The albatross is one of nature’s most interesting creatures. They seem to fly for hours and hours and yet they only flap their wings on rare occasions. The bird achieves this marvelous feat, sometimes traveling for 10,000 miles at a time, by exploiting dynamic soaring, essentially catching currents. How exactly birds ride air currents is not perfectly understood — but we’re getting there.

Researchers have reported in the journal Nature that they were able to design an artificial intelligence (AI) system that learned how to take advantage of a particular type of air current — rising columns of warm air known as thermals — in order to fly a glider.

Credit: Pixabay.

Credit: Pixabay.

The AI used reinforcement learning, a type of machine learning where an agent learns how to behave in an environment by performing actions and seeing the results. In other words, the machine wasn’t instructed on how to perform this task — it had to act in an optimal way, maximizing results based on a number of inputs. It’s the same algorithm used by Google’s infamous AlphaGo that learned to play the board game Go all by itself and then beat professional players a feat simply not possible with conventional programming techniques.

Here, the machine was relayed information such as the glider’s pitch, yaw, groundspeed, and airspeed — parameters which it had to constantly tweak in order to reach the highest climb rate possible.

Thermal updrafts are key to allowing a glider to stay airborne for as long as possible. In an updraft, the increase in vertical air movement can be enough to stop the glider falling and, if the vertical wind is strong enough, allow it to climb. Without an updraft, a glider will gradually fall toward the ground.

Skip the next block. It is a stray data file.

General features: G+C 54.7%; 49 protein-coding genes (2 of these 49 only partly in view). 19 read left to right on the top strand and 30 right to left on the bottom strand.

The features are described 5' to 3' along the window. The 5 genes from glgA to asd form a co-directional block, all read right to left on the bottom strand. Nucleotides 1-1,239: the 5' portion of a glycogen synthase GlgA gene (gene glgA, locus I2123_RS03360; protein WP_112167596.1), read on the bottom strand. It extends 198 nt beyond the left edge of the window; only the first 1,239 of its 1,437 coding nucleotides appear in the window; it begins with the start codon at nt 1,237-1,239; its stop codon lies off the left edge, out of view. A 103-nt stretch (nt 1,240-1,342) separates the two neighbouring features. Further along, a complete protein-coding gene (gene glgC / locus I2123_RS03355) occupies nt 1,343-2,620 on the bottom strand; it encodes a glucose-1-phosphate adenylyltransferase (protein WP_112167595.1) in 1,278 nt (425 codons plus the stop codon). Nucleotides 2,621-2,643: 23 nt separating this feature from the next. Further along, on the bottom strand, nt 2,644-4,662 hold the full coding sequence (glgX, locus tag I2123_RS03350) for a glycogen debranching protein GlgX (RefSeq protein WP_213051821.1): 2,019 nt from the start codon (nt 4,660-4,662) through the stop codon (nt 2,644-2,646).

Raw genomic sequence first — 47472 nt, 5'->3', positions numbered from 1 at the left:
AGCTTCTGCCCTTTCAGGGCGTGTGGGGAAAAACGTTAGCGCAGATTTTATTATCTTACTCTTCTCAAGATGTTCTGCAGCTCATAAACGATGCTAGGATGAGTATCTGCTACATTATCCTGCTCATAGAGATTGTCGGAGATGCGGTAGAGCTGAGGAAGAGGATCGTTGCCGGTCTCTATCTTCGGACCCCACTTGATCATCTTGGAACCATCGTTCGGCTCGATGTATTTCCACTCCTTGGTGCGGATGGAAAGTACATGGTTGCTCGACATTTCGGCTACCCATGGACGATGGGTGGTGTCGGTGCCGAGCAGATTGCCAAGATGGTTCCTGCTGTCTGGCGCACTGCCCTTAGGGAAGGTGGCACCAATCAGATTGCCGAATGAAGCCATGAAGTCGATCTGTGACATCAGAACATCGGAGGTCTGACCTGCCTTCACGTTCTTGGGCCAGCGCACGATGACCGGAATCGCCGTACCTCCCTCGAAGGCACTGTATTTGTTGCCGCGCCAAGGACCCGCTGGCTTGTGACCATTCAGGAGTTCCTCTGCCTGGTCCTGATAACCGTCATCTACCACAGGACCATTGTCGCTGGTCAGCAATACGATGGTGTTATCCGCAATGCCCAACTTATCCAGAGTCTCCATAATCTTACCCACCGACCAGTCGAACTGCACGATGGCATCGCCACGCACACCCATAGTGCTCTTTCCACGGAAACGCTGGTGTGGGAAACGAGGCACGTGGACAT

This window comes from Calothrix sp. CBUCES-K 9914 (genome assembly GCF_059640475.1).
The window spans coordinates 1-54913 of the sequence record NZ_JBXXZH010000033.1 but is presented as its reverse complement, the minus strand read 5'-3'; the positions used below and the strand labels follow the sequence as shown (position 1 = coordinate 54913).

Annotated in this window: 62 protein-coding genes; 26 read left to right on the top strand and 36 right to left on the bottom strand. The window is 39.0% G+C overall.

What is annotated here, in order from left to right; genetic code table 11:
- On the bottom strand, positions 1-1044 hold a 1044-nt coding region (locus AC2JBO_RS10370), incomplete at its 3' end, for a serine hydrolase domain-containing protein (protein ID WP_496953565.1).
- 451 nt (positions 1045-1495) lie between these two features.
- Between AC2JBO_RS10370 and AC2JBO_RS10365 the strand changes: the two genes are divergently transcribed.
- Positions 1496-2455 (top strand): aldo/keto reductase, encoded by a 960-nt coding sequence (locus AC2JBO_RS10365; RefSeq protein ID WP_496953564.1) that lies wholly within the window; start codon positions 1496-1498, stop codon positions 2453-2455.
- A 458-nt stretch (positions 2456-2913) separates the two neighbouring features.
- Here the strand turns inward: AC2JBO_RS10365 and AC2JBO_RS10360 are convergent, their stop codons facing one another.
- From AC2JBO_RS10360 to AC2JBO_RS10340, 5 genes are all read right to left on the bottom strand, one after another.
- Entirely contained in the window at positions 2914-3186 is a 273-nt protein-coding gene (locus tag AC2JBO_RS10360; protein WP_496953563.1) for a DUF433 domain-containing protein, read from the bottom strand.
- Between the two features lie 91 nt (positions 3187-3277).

The researchers at the University of California, San Diego, and the Abdus Salam International Center for Theoretical Physics, Trieste, Italy, first trained the machine learning algorithm in a simulator, then got their hands dirty in the field. They performed roughly 240 flights above Poway, California which each lasted three minutes, on average. However, during some flights, the glider stayed in the air for up to 45 minutes, flying at the same level as eagles. The glider even got attacked by an eagle during one particular flight.

During this whole time, the AI was completely in control, using thermals to climb into the sky.

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This early work suggests that the autonomous aircraft of the future could exploit air currents in order to save energy. Such unmanned aircraft could one day fly alongside migratory birds the whole way, tracking their every behavior and offering important scientific insight.

Before this happens, though, more work needs to be done. Thermals are just one of many types of air currents that an aircraft encounters in real life. A temperature current, or rising air current, is formed when air masses of different temperatures meet. But then there are currents generated by air breaking off mountains or by the collision of air movement at convergence zones. Nevertheless, the work is impressive and promising.

It’s also fascinating to see such powerful demonstrations that show just how flexible reinforced learning can be — from controlling gliders that touch tips with eagles to beating world champions at Go.

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